“Ron Paul’s congressional staff viewed the Mises Institute as our intellectual home,” Jeff recalls. “We applied Austrian principles and scholarship to virtually everything Ron did as a member of Congress. I’m honored to join an organization Ron has enthusiastically supported from the very beginning, and excited about dedicating myself to furthering the Austrian message.”

Ron, for his part, says he’s thrilled that Jeff “is fighting for liberty again.”

Obamacare. Everybody knows about the Obamacare fiascoes – the useless website and “if you like your plan, you can keep it” chief among them. But what a disaster the rollout of this program has been for the regime, which hates nothing more than looking ridiculous and incompetent, and being the butt of the people’s jokes. Meanwhile, supporters of the president think they’re helping matters by casually pointing out that of course the president knew he was lying when he said people could keep health plans they liked; he had to lie to them in order to get this program passed.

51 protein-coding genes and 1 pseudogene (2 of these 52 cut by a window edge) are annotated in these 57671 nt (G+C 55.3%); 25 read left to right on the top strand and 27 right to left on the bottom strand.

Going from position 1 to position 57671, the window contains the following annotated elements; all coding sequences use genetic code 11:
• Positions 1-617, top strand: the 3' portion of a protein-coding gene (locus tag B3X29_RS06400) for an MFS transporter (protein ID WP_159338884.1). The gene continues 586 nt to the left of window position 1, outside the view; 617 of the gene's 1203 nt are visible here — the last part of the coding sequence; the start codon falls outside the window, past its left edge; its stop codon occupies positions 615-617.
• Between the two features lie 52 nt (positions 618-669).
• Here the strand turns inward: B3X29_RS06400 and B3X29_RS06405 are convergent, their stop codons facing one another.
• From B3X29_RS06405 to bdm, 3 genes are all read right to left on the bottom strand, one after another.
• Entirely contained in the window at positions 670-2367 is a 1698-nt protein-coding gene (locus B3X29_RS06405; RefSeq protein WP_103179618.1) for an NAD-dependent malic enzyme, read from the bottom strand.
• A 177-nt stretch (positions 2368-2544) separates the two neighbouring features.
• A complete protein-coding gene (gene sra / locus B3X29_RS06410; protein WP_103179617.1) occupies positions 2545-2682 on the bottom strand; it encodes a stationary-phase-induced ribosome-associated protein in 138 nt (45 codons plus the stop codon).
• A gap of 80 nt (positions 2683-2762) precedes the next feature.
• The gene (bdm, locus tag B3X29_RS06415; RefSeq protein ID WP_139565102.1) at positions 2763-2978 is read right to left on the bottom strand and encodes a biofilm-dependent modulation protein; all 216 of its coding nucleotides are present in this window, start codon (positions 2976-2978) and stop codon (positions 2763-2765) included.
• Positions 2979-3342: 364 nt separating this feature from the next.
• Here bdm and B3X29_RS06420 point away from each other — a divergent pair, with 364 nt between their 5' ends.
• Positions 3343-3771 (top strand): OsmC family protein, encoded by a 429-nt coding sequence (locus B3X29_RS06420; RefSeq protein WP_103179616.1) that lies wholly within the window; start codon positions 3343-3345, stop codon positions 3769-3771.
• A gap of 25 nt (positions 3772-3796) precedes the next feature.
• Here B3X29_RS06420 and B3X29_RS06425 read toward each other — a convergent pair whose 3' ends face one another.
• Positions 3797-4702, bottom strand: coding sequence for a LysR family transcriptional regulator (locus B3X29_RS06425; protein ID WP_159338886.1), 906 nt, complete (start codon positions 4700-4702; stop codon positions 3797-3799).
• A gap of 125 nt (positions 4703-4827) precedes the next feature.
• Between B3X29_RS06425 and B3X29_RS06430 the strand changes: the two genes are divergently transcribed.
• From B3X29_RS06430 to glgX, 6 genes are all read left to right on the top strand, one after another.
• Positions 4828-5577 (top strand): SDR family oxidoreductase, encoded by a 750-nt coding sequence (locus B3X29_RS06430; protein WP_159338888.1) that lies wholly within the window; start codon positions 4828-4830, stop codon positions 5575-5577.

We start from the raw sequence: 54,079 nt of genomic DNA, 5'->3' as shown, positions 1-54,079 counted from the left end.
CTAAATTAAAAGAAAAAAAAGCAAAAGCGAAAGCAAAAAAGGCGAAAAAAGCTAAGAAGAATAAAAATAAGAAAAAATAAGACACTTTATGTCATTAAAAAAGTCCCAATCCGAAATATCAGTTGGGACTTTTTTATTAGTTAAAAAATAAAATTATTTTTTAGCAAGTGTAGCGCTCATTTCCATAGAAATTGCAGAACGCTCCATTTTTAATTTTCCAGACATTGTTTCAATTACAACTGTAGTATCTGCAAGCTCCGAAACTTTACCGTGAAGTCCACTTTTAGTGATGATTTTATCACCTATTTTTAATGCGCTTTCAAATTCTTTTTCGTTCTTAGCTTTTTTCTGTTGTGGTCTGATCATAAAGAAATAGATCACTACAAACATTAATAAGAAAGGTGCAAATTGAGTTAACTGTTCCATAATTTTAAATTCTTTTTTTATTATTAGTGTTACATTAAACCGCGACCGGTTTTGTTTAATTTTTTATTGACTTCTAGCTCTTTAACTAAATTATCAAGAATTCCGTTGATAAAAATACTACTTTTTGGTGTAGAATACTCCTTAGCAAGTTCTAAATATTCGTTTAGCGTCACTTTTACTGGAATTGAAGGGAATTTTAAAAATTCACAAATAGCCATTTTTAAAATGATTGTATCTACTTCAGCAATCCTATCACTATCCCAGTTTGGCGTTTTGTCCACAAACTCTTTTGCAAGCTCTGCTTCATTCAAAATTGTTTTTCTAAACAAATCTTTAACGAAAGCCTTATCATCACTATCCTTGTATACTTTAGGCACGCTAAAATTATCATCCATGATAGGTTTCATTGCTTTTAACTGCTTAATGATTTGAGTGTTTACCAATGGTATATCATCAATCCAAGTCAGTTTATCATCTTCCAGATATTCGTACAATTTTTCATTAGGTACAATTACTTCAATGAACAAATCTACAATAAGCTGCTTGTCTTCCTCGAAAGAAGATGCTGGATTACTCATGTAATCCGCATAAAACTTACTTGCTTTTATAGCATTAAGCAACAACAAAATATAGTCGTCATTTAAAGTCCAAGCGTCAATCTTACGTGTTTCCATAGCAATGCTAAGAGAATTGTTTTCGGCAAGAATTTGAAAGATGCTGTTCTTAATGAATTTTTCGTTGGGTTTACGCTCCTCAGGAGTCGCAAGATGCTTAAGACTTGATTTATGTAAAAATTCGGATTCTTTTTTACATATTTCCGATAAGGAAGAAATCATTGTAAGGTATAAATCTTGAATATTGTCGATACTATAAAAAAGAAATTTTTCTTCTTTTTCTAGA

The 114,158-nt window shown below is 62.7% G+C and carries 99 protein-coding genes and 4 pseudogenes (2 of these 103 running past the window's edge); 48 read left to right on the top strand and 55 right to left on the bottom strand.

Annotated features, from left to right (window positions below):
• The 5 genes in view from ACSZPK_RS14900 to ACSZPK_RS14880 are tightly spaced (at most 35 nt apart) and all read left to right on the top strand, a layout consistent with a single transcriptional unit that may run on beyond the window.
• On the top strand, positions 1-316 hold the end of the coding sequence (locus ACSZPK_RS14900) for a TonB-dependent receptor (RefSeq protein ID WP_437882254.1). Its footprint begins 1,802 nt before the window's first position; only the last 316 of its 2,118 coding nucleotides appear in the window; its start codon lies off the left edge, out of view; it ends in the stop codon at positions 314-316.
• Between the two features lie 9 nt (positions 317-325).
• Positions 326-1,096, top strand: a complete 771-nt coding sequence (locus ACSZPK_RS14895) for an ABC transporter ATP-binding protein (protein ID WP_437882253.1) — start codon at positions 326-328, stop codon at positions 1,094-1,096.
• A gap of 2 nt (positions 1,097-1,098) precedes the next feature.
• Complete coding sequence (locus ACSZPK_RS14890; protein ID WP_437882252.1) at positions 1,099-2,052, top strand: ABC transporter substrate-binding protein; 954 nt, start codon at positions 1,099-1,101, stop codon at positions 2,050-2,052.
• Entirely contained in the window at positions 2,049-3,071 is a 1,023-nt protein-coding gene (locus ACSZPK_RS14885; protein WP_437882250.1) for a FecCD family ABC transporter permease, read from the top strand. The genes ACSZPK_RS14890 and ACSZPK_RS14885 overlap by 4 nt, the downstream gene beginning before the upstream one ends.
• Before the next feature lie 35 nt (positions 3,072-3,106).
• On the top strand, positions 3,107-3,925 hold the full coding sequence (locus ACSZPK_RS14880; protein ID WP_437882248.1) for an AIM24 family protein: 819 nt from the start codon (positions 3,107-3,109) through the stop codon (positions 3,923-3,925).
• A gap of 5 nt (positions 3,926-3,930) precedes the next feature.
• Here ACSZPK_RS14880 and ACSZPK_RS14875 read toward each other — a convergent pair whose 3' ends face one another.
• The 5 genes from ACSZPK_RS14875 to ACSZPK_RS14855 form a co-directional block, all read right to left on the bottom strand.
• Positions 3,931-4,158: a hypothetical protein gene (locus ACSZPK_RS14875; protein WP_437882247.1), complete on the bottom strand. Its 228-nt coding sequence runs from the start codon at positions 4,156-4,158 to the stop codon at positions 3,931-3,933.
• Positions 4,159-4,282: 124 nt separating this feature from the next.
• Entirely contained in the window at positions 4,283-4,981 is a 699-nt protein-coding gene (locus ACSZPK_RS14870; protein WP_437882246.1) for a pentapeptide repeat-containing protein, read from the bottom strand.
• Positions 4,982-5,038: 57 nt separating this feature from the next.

It’s rare to encounter such refreshing candor from the political and media classes.

The Austrian School. Meanwhile, interest in the Austrian School continues to grow, and demands for our resources and services have never been greater. Our Austrian Economics Research Conference, which attracts the best scholars from around the world working in the Austrian tradition, promises to be among our best ever, with an illustrious list of named lecturers and scores of papers advancing the Austrian School in new and exciting ways.